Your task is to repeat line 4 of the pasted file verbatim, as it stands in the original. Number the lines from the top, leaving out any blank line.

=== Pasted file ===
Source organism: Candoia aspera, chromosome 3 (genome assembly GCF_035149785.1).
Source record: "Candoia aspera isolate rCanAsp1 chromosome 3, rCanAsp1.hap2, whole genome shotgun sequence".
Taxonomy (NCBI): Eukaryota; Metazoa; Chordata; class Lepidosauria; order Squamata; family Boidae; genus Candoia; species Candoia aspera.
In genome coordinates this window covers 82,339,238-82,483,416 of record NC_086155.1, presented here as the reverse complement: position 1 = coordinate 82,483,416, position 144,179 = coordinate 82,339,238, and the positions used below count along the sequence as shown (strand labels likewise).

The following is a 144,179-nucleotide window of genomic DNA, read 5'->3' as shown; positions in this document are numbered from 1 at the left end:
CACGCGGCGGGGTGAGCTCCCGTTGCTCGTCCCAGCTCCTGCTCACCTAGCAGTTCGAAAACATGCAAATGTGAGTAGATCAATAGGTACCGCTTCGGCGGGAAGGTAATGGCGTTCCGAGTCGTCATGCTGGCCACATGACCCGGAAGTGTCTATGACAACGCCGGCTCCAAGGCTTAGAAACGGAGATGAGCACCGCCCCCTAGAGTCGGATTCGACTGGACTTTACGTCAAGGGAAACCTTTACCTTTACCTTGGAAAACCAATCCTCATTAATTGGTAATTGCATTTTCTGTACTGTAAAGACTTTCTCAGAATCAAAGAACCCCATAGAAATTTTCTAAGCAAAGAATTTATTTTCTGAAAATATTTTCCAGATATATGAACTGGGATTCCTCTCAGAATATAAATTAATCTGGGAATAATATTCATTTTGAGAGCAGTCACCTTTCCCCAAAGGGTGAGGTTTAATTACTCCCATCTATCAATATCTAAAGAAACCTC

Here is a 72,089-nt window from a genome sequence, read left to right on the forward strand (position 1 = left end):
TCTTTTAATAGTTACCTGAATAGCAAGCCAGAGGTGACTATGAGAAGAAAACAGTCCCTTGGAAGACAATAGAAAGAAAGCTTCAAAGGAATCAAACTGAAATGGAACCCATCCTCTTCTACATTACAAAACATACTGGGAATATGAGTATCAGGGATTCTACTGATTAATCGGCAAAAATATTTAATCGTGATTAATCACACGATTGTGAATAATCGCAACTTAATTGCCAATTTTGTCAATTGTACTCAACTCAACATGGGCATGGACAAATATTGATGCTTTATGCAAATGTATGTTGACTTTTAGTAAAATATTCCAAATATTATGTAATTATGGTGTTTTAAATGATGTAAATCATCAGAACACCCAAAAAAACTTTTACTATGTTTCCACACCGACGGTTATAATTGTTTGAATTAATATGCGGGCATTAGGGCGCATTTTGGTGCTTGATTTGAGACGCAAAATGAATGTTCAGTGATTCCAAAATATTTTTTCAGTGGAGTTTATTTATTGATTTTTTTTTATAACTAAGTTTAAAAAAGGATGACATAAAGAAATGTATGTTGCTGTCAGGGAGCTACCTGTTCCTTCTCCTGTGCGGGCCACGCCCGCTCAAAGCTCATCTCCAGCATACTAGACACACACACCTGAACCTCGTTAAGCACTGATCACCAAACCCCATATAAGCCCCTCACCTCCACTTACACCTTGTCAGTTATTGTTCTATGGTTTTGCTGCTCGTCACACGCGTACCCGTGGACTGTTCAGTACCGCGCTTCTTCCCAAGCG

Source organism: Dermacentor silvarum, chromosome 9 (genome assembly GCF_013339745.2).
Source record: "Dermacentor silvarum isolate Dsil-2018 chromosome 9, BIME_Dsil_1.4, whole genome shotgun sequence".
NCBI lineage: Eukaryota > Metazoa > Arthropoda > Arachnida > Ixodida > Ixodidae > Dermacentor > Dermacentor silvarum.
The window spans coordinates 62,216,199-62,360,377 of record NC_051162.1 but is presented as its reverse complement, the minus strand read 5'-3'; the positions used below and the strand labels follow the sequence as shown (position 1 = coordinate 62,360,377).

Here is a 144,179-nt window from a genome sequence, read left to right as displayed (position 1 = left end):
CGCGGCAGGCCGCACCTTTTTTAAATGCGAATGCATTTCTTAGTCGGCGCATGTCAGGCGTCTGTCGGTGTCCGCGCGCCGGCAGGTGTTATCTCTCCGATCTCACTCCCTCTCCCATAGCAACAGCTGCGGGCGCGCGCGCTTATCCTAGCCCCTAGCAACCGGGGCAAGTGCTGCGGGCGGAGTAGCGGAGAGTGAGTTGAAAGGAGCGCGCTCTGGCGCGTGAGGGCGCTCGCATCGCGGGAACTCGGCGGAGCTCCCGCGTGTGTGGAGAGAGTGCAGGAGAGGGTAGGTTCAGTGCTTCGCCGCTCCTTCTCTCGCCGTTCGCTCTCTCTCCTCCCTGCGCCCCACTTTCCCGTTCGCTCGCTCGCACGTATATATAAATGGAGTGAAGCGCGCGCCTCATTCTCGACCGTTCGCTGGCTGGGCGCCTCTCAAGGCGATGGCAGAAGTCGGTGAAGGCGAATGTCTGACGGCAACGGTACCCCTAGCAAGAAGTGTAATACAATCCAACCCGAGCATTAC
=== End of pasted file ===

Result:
In genome coordinates this window covers 82,339,238-82,483,416 of record NC_086155.1, presented here as the reverse complement: position 1 = coordinate 82,483,416, position 144,179 = coordinate 82,339,238, and the positions used below count along the sequence as shown (strand labels likewise).